Greg Prato for Ultimate Guitar spoke with guitarist Steve Hackett (Genesis), discussing how his guitar tapping technique influenced many other players, including Eddie Van Halen.

Hackett explains, “It seems like that’s the case. Eddie Van Halen gave me some name-checks with this, and he says that’s where he got it from – I’m very grateful for him saying that. Obviously, Eddie was a great guitarist….

As happens oh so often. It’s a little bit like when you’re a singer, and you try to do an impression of Louis Armstrong or somebody – when you’re playing a guitar, it’s a little bit like, ‘Who are you going to be?’ If you do fast tapping, people are going to go, ‘Yeah, that’s him.’ If you get an upper harmonic screaming away, it will be, ‘Yeah, that’s Brian May.’ Whatever Les Paul brings to it, or if I’m playing nylon guitar and recording some pieces that have been influenced by Segovia or actual pieces that he recorded, to some extent you are functioning like a character actor.

I was probably uttermost in mind — ever since I was 16 in 1966, I was listening to Jeff Beck and hanging on to his every note. And with the passing of that genius of the guitar – and working with a tremolo arm – I was saying to myself from time to time, ‘I wonder if this was something he might have done?’ And this thing happens quite a lot – ‘Is he influencing me?’ Yes.’ How that influence works, I don’t know. There will always be an influence. It was the first time I heard distortion and echo and reverb all those years ago. The first time I was hearing guitar sustaining sounding like a voice. So, those things don’t go away – when they get you when you’re young, they kind of got you for life. So, there will always be a ghost of Jeff Beck in what I do. And I think the other people I mentioned, too. I’d like to think there’s something that I do that others don’t.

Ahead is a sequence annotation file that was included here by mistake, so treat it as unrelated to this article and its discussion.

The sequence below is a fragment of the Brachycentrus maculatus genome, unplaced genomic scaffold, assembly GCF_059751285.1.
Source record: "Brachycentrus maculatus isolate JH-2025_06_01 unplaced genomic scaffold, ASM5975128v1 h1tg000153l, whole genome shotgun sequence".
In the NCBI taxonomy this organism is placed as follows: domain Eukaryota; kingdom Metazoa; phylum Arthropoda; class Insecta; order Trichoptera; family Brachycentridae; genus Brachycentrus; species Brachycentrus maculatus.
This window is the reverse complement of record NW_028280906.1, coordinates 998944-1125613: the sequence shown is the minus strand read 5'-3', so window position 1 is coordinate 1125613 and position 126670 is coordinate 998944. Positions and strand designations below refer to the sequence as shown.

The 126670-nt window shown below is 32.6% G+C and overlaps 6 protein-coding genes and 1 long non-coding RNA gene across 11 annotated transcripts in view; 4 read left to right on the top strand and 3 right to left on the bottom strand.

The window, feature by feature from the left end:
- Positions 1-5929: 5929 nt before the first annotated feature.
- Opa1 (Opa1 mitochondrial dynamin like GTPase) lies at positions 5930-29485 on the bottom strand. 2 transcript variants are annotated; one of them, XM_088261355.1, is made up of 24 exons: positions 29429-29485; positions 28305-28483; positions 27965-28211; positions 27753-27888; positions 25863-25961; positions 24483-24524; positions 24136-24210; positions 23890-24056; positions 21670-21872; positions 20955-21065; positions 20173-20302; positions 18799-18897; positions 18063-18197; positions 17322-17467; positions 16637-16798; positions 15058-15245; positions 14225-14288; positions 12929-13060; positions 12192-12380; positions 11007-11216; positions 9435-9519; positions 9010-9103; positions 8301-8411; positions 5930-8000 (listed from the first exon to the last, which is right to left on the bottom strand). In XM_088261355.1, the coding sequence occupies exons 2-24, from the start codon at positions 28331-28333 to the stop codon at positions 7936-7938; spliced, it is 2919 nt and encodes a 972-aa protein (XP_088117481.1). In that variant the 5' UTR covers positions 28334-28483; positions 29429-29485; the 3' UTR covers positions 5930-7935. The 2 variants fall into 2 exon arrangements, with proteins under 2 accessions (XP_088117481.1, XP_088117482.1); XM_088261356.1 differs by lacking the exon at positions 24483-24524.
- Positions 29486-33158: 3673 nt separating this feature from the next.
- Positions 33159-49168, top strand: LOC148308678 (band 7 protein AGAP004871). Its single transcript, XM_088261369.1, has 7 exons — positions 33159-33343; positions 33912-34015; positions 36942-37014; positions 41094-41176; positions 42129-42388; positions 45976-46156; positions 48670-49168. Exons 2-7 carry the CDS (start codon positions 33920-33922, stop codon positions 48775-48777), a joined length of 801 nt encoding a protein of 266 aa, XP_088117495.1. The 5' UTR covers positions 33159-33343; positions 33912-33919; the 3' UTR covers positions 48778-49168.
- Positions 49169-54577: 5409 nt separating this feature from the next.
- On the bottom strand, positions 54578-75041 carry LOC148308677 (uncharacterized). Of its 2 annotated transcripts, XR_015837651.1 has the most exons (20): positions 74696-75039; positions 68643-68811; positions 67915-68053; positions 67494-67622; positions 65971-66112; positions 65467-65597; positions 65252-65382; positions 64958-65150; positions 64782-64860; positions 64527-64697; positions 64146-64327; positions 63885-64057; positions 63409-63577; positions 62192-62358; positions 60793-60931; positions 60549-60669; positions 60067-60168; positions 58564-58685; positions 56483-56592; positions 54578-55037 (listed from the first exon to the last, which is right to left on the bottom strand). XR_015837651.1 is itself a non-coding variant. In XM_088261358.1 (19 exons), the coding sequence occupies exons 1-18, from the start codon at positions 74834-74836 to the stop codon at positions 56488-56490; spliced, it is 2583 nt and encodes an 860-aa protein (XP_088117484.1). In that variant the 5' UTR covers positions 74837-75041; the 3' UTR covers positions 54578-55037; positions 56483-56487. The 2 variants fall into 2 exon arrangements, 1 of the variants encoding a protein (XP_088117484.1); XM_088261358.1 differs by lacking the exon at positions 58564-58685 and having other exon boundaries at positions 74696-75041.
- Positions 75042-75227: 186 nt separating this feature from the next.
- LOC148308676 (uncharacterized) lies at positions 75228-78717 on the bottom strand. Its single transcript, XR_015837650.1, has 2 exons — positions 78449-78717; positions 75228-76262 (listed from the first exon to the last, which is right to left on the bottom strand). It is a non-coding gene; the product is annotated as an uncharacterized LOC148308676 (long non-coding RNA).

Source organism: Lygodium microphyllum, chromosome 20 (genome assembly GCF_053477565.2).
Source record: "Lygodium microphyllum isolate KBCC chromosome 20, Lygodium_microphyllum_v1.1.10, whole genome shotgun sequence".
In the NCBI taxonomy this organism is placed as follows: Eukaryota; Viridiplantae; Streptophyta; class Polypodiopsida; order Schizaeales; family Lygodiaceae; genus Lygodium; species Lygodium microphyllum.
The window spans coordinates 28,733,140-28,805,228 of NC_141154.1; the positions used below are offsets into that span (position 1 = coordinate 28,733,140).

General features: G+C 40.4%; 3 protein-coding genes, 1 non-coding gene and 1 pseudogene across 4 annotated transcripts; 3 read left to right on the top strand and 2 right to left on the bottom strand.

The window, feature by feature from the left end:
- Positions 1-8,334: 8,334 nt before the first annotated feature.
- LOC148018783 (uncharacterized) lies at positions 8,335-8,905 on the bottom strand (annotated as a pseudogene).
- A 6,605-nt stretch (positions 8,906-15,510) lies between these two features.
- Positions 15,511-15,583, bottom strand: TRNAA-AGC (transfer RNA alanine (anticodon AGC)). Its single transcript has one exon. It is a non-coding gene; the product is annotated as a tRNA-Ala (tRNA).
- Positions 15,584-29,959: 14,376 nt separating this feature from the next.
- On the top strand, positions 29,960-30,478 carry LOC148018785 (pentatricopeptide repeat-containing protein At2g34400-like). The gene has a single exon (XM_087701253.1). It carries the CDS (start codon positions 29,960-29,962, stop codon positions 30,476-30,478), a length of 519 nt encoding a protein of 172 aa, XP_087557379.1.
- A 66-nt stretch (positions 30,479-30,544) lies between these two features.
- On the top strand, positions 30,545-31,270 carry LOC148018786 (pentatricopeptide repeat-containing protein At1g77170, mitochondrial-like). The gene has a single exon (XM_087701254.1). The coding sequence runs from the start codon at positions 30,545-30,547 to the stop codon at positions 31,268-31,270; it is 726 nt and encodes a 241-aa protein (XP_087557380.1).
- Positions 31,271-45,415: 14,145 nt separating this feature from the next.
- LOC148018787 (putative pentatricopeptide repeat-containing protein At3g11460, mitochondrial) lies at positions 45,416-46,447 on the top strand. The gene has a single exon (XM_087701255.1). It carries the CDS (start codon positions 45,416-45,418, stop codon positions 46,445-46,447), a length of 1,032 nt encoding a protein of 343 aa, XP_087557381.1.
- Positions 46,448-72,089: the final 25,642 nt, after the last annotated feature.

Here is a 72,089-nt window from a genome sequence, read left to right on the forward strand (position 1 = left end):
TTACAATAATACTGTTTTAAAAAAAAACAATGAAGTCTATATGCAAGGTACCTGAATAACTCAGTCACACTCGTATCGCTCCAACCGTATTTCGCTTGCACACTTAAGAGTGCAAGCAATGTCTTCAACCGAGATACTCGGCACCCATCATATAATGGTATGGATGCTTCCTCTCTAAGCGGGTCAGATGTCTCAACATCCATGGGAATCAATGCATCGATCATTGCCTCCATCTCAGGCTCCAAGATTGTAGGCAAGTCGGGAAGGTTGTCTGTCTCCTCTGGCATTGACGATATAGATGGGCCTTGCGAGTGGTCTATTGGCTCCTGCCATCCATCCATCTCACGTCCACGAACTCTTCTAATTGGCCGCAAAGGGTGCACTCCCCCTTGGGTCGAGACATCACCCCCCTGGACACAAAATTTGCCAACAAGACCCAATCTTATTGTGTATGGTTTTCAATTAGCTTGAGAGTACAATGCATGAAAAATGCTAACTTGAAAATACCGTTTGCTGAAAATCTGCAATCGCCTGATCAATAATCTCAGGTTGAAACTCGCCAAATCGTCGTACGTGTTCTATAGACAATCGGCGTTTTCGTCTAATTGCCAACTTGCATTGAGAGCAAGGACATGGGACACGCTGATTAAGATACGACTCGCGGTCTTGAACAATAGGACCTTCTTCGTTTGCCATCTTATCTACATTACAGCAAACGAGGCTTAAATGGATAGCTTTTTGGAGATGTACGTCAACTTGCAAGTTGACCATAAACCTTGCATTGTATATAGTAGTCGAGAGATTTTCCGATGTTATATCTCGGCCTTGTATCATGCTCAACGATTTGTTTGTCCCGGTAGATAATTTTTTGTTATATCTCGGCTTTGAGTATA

But the glossary of terms, it has to be shared with everybody. If you introduced something that Eddie names as tapping, and then that becomes part of the language for shredders… If you’re tapping, you can be the fastest gun in the west for five seconds. It’s not all about technique. I think simplicity and melody – for the right line, the right rhythm, the right moment. All of those imponderables that we don’t know where it comes from – it just feels right. We have to go with instinct at the end of the day. All of us guitarists…”

Read more at Ultimate Guitar.

Hackett will be releasing his 30th solo album, The Circus and the Nightwhale, on February 16, 2024.

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